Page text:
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Kids Meditation Story in Radish magazine 2016

May 27, 2016 11:55AM 

Pint-sized peace: Meditation helps people of all ages, kids included

By Chris Cashion
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Chris Cashion
Zach Papke, of Davenport, demonstrates how he meditates in Vander Veer Botanical Park, Davenport. 
Meditation. Just the word conjures up images of closed eyes, serene faces and stillness. That image can change, however, when those faces belong to children.

Their bodies may wriggle, giggles may erupt and they may peek to see what their neighbor is up to. That doesn't mean, however, that they aren't benefiting from meditation.

Karen Miranda, who teaches meditation for children at the Lamrim Kadampa Buddhist Center in Davenport, usually starts her classes with some casual conversation. The children are welcome to discuss whatever comes to mind — school, Pokemon, their recent trip to the library — whatever pops into their minds is fair game.

Once the children get comfortable, Miranda draws them into a short meditation — just a few minutes, something young minds accustomed to constant stimulation are able to follow.

"Most kids settle in pretty quickly and join in the conversation and discussion. After the first meditation, they usually talk about how hard or easy they felt it was," she says.

Miranda defines meditation as focusing the mind pointedly on a single object without distraction. That focus brings peace and stillness.

"From this peace and stillness arises a feeling of true happiness. It is a happiness that comes from within and is not dependent upon our external conditions. We can also learn to watch our mind and gain more control over our mind," she says.

Children can experience the same benefits as adults do, and those benefits can provide them with the tools they need to deal with their everyday lives.

"During the meditation practice, we generate a peaceful mind. Eventually, we are able to carry this for longer and longer periods of time outside the mediation practice. This makes it easier to deal with problems that arise in our daily activities," she says. "We have had a few children discuss the benefits of being more focused and having better concentration. They've noticed how it has helped them with their studying."

Miranda is not the only one to have seen these benefits. The David Lynch Foundation has conducted studies on this very topic. The foundation, according to its website, is an organization that funds the implementation of scientifically proven stress-reducing modalities for at-risk populations such as underserved, inner-city students. 

Quiet Time, a program the foundation uses to focus on meditation as an alternate method for reducing classroom stress, has produced measurable proof that meditation is advantageous for children.

During Quiet Time, children meditate for 10 to 15 minutes at the beginning and end of the school day. According to foundation executive director Bob Roth, there has been a 90-percent reduction in suspensions and expulsions in the classrooms the foundation has studied. Roth also cites an improvement in test scores: 28 percent in math, and 70 percent in reading comprehension.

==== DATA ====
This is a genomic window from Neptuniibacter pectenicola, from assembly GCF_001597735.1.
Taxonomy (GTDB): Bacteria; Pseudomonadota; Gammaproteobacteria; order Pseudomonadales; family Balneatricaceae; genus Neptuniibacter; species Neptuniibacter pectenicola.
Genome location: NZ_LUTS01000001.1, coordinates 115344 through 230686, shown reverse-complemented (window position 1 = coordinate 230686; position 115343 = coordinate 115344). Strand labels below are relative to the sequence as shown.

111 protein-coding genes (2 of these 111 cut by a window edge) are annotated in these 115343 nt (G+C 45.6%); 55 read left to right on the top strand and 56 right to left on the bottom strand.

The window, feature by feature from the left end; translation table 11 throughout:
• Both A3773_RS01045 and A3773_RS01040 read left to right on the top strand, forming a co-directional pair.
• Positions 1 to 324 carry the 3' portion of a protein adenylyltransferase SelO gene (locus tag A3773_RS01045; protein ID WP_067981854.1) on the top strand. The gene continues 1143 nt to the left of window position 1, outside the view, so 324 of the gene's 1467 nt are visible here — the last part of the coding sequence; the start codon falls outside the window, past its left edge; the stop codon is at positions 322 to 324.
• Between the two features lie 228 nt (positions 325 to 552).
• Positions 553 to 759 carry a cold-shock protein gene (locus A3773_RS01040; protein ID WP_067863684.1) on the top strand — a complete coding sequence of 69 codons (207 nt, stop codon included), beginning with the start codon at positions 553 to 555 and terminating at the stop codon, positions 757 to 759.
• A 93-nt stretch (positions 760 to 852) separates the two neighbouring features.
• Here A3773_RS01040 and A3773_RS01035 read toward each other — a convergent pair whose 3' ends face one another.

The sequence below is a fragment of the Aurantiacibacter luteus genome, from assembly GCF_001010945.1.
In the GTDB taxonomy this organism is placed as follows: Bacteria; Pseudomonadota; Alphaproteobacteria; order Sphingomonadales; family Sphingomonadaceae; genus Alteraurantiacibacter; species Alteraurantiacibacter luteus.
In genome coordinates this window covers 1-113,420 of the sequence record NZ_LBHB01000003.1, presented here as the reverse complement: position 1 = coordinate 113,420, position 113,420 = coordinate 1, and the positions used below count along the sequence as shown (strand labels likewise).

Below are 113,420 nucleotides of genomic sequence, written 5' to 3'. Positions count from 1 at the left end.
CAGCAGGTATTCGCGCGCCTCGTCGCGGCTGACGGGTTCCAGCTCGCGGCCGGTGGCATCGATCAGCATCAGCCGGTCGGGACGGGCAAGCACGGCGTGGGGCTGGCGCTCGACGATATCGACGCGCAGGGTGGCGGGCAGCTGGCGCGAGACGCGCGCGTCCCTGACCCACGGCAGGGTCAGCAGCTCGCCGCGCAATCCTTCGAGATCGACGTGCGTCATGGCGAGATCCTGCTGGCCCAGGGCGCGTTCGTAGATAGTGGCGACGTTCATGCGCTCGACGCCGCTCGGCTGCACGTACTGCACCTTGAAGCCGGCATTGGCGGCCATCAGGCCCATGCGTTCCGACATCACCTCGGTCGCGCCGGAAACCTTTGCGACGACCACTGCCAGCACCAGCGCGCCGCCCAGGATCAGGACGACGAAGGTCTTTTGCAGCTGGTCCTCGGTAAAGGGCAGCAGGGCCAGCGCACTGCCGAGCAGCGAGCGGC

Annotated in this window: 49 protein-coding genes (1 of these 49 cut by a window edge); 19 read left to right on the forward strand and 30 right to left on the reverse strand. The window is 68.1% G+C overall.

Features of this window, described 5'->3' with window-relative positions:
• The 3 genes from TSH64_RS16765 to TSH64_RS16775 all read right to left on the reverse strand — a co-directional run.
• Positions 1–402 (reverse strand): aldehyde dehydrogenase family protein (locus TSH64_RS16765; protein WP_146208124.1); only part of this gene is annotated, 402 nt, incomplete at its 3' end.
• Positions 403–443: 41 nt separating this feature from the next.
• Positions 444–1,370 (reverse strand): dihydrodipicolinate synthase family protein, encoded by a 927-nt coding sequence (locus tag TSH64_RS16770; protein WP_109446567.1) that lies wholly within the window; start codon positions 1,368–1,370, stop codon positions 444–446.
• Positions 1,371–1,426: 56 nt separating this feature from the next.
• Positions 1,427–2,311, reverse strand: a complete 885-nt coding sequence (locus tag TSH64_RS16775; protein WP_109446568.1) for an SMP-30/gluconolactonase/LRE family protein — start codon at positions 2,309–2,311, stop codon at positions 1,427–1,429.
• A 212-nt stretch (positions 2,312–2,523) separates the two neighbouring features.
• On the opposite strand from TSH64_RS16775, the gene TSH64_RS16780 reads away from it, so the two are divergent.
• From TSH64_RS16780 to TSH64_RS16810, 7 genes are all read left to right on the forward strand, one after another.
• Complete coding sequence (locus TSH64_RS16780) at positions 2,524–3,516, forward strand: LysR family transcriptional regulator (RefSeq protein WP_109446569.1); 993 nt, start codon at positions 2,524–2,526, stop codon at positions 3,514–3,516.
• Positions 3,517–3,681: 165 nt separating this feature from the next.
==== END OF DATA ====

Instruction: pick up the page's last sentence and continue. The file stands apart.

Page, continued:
In addition, those who meditate typically experience a 30- to 40-percent drop in the levels of the
stress hormones cortisol and prolactin, as well as an increase in serotonin, a chemical that 
is believed to help balance moods and ward off depression.

"With 10 million children in our country under the age of 12 on antidepressants, this is naturally beneficial," Roth says.

Miranda says there is no magic age for a child to begin practicing meditation, and that it depends on the child. "We have had children as young as 3 at our classes, and they did a great job with a short meditation," she says.

"The best way to find out if your child is ready to mediate is to just bring them to a class. Let them experience it and see how it goes."

Miranda says meditation is a great activity for families to do together, and sometimes smaller children like to sit on the parent's lap, she says. "Even though the classes are geared toward children, the technique is the same no matter your age. Everyone can benefit."

Miranda adds that although Lamrim is a Buddhist center with a focus on Buddha's teachings, meditation is suitable for anyone, and everyone is welcome.

Children's meditation classes meet on Sundays from 11 to 11:45 a.m. at the Lamrim Kadampa Buddhist Center, at 502 W. 3rd St., Davenport, on the second floor. At the Iowa City branch, classes are on Thursdays from 5:45 to 6:15 p.m. at the Quaker's Friends Meeting House, 311 N. Linn St., Iowa City. The cost is $5 per child, with a maximum fee of $10 per family. Pre-registration is not required.

Chris Cashion is a writer on staff with Radish. For more information about the Lamrim Kadampa Buddhist Center and meditation in general, visit their booth at the Healthy Living Fair, or 

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Lamrim Kadampa Buddhist Center

301 E. 2nd St.(Peterson Paper Building), Davenport, IA 52801
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A member of the New Kadampa Tradition - International Kadampa Buddhist Union.

Meditation classes in Iowa & Kids Meditation Story in Radish magazine 2016.